choose to begin my impressions about the study trip to
with this quote by Aldous Huxley, as it offers a good perception of what
I feel and think at this moment.
mend to me, before everything, an incredible cultural
experience…from unique spiritual perspectives (in Shinto and
Buddhist temples) to academic insights on economics and
politics; from staying with a Japanese family (in Hiroshima)
to interacting to the people there (students from the Tokyo
University of Foreign Studies, other young Japanese people met
on my journey, the people from Nagisa Taiko).
discovered a Japan enriched by religious sights, but also a
modern Japan full of futuristic plans (Tokyo by night,
Panasonic Centre). I
discovered so many new tastes and flavors of the Japanese
cuisine but also enjoyed the old western way of
cooking…Japan seemed to me full of contradictions and
similarities to Europe, so new and old, so modern and
traditional…my heart just had another pulse there.
felt myself lost while walking through Shibuya and Ginza in
Tokyo, when not being able to read even the signs at the metro
stations, when not being able to communicate with the people
I was happy when I rediscovered myself while taking off the
shoes for entering a Japanese house, when trying to experience
Tea Ceremony and Ikebana.
I found my values and thoughts while accepting that
everything around me has a soul, that hospitality and
politeness are Japanese natural states of spirit and that
saying “thank you” to the people around us has a deeper
meaning than just being formal.
know better who I am and what my believes are, now that I
visited Hiroshima. I
know better what I stand for and where I should put my energy,
when trying to change the world.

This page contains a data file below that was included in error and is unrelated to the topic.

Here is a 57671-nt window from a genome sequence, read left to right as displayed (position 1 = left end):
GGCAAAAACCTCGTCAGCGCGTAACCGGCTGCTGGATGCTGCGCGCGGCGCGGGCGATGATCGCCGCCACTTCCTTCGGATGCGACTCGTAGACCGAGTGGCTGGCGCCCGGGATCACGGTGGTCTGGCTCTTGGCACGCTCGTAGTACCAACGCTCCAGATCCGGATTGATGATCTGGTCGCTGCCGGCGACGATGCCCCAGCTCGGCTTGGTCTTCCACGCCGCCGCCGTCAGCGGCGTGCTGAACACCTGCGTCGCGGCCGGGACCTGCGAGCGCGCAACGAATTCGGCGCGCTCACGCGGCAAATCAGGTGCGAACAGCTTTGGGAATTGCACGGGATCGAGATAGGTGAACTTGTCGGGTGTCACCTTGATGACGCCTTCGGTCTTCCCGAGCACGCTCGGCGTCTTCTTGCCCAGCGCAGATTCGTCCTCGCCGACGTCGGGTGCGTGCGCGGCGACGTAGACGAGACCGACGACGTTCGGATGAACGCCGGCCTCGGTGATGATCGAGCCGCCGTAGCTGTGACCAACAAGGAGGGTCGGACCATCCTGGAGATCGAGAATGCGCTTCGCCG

am now still wondering how much I took back home from Japan.
My room is full of souvenirs, from small train and
theatre tickets to Origami figures made at
Nagisa Taiko, from
beautiful coloured Kyoto leaves to Yukatas, green tea and
heart is full of other souvenirs: places, traditions and
interaction with Japanese people was for me the most important
component of the program.
Without people there will be nothing else: no culture
to explore, no project to take part into, no challenges around
discovered and understood how the Japanese daily life really
looks like while taking dinner with my host family: three
generations round one table, three ways of thinking, three
perceptions and dreams. Still,
one kind hospitality and warm pleasure to have me there.
spent only two days with the Katagiris but that was enough
time to learn that language barriers and specific cultural
differences can never be large enough to divide people.
stay in Hiroshima represented for me the centerepiece of the
study trip. Meeting
the history in the Peace Memorial Museum was overwhelming and
very complex for me. It
was the first time during the study trip where I found time to
think about the things that I experienced in Japan.
home, I want to read more about the atomic bomb, to understand